But sometimes he can be a little...direct. Like when we're all sitting around the lunch table and he looks at me and Mr. M and says very loudly. “Hey! You married now – but where's da proof?” and then gesticulates with one of those Italian gestures that means everything and nothing. “I no see proof,” he concludes, chuckling to himself at his little joke.
Cue a blush and a change of subject. Or a hasty retreat to the restroom if it's just one of those days.
I know Grandpa doesn't mean anything by his comments. He's old, and he says a lot of things that we take with a grain of salt. (Before we got engaged, he would ask us, loudly, “When you marry? You nice guy, she nice girl. What you wait for?” etc.) But his words did get me thinking in an examination-of-conscience sort of way. The idea of having to “prove” you're married by having a baby...hmmm. Well, I have never gone that far, but early on in our marriage, I really wanted to show everyone what good, open-to-life Catholics we were by having a baby right away. I don't fault myself completely for this line of thought. Obviously there's nothing inherently wrong about having a baby right away – and I sincerely wanted to witness to particular people in my life that a baby doesn't ruin your life and that you don't have to be completely “arrived” before adding to your family.
But I think there was a fair amount of pride in my desire, too. I had long got the sense that having a large family was the thing good Catholics do, and I really wanted everyone to think of me as a good Catholic. I wanted to “prove” my faithfulness and obedience by having a baby right away. Then no one could doubt that Mr. M and I were completely on board with the Church's teachings, and eager to welcome new Catholics into the world.
Wow, have I learned a lot! The first six months or so of trying to get pregnant were hard in large part because I felt like I wasn't living up to some unstated expectation about “good Catholics” not waiting to have kids. (Not that this was explicit to me at the time – it's a lot clearer in retrospect.) I especially dreaded people thinking that we were relying on a worldly mentality of postponing children for less-than-grave reasons, or, worse, that we were using contraception. Because, of course, we looked the same outwardly as a contracepting couple, or a couple who puts off having kids until they buy their dream house, vacation in Hawaii, become CEO, or whatever.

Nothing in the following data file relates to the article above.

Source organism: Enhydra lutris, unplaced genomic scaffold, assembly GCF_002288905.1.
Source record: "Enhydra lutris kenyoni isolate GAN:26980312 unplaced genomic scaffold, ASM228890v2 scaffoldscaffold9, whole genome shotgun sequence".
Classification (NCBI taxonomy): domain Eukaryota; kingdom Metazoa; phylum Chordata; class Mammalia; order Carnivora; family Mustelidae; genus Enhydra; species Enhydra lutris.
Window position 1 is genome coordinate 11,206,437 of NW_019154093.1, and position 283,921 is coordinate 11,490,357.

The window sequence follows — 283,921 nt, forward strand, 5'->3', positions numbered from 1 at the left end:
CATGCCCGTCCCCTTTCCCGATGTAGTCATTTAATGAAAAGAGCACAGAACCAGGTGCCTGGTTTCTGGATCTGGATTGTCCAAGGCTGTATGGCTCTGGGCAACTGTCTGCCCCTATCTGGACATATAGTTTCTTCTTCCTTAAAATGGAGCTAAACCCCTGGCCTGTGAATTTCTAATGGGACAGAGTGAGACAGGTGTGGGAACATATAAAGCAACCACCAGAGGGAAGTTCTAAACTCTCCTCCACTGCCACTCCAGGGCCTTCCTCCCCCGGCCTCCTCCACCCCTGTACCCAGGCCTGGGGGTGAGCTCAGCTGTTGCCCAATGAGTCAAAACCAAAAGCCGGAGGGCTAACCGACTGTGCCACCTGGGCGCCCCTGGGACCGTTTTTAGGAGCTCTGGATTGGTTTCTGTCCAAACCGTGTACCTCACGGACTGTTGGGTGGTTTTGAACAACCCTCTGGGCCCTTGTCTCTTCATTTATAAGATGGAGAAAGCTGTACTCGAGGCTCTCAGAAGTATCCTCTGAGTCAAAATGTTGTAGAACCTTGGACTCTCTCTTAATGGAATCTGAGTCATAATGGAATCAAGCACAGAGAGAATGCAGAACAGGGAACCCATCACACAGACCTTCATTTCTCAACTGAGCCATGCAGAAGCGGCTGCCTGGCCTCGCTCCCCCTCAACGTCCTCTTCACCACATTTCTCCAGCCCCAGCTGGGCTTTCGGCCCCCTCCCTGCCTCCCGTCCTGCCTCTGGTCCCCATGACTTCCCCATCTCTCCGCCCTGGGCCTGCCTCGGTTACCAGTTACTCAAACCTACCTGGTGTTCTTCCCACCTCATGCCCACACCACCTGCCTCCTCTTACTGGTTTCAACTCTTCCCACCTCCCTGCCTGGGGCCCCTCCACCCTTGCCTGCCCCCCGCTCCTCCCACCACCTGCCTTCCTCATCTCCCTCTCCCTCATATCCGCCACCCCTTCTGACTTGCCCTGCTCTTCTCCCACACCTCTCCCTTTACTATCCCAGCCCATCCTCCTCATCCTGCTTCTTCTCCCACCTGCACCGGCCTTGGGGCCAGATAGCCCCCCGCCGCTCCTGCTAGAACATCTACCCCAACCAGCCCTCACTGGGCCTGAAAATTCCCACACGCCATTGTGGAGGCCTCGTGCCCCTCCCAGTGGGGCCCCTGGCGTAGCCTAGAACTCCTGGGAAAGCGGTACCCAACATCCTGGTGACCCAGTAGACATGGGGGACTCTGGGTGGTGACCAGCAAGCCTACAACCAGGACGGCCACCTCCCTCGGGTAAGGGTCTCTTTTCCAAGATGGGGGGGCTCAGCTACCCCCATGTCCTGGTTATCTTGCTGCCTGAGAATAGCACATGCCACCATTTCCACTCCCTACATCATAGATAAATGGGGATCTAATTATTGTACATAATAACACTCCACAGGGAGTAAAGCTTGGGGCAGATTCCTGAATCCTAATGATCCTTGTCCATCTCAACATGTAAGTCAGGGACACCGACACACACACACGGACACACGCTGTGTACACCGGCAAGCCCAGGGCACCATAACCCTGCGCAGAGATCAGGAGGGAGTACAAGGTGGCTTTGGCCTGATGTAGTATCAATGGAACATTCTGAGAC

And I think that's the heart of the distortion right there: I cared a lot about what other people thought about us, particularly what they thought about how fast (or slow) we had children. But the reality is (and it's still something I'm learning), that really doesn't matter. It just doesn't. God knows that we've been open to life our entire marriage. He knows we've held nothing back. And that's all that matters. But it's so hidden! The world doesn't necessarily know that we've been open to life. The world doesn't see our interior longing and suffering. But God does. He is closer to me than I am to myself, as the spiritual maxim goes. And so I have nothing to“prove” to the world, or even to Grandpa =)
Realizing this has brought me a lot of interior peace. Of course I would still love to be a witness to the world through welcoming many children as gifts and not rejecting them as burdens. But for now, that's not how I'm called to witness. I'm called to witness to the gift of life in a much more hidden way. Through interior acceptance of God's primacy in procreation, and acceptance that children are given, not earned or obtained or bargained for. Through loving my husband for his own sake and not as my ticket to motherhood. Through offering up each and every tear and heartache for other suffering people, and particularly for pregnant women and those thinking of abortion. (A friend of mine says that the devil is particularly outraged when we offer up our suffering for the person or situation that we're suffering from – a neat idea, I think!) The point is that all of this soul-activity is hidden from the world - but it's bright and blazing to the eyes of God! He sees, and He cares. And my peace comes from truly believing that.